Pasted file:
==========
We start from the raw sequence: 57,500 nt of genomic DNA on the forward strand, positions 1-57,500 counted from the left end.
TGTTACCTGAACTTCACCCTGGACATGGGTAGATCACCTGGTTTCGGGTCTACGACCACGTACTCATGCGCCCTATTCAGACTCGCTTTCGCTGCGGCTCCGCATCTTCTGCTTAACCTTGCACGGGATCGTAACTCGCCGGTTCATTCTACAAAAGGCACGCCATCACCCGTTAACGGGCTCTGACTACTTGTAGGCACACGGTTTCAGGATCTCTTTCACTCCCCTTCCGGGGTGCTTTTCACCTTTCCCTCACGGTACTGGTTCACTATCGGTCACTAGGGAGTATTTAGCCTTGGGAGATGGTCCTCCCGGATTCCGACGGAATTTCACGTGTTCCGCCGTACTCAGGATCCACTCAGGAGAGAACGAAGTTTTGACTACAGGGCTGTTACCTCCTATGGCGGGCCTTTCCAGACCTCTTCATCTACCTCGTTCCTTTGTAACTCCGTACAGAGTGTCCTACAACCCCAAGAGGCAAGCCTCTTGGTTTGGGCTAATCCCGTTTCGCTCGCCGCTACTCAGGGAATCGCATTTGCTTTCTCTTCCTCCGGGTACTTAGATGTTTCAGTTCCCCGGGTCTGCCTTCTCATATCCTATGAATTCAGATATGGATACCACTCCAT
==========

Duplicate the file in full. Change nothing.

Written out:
We start from the raw sequence: 57,500 nt of genomic DNA on the forward strand, positions 1-57,500 counted from the left end.
TGTTACCTGAACTTCACCCTGGACATGGGTAGATCACCTGGTTTCGGGTCTACGACCACGTACTCATGCGCCCTATTCAGACTCGCTTTCGCTGCGGCTCCGCATCTTCTGCTTAACCTTGCACGGGATCGTAACTCGCCGGTTCATTCTACAAAAGGCACGCCATCACCCGTTAACGGGCTCTGACTACTTGTAGGCACACGGTTTCAGGATCTCTTTCACTCCCCTTCCGGGGTGCTTTTCACCTTTCCCTCACGGTACTGGTTCACTATCGGTCACTAGGGAGTATTTAGCCTTGGGAGATGGTCCTCCCGGATTCCGACGGAATTTCACGTGTTCCGCCGTACTCAGGATCCACTCAGGAGAGAACGAAGTTTTGACTACAGGGCTGTTACCTCCTATGGCGGGCCTTTCCAGACCTCTTCATCTACCTCGTTCCTTTGTAACTCCGTACAGAGTGTCCTACAACCCCAAGAGGCAAGCCTCTTGGTTTGGGCTAATCCCGTTTCGCTCGCCGCTACTCAGGGAATCGCATTTGCTTTCTCTTCCTCCGGGTACTTAGATGTTTCAGTTCCCCGGGTCTGCCTTCTCATATCCTATGAATTCAGATATGGATACCACTCCAT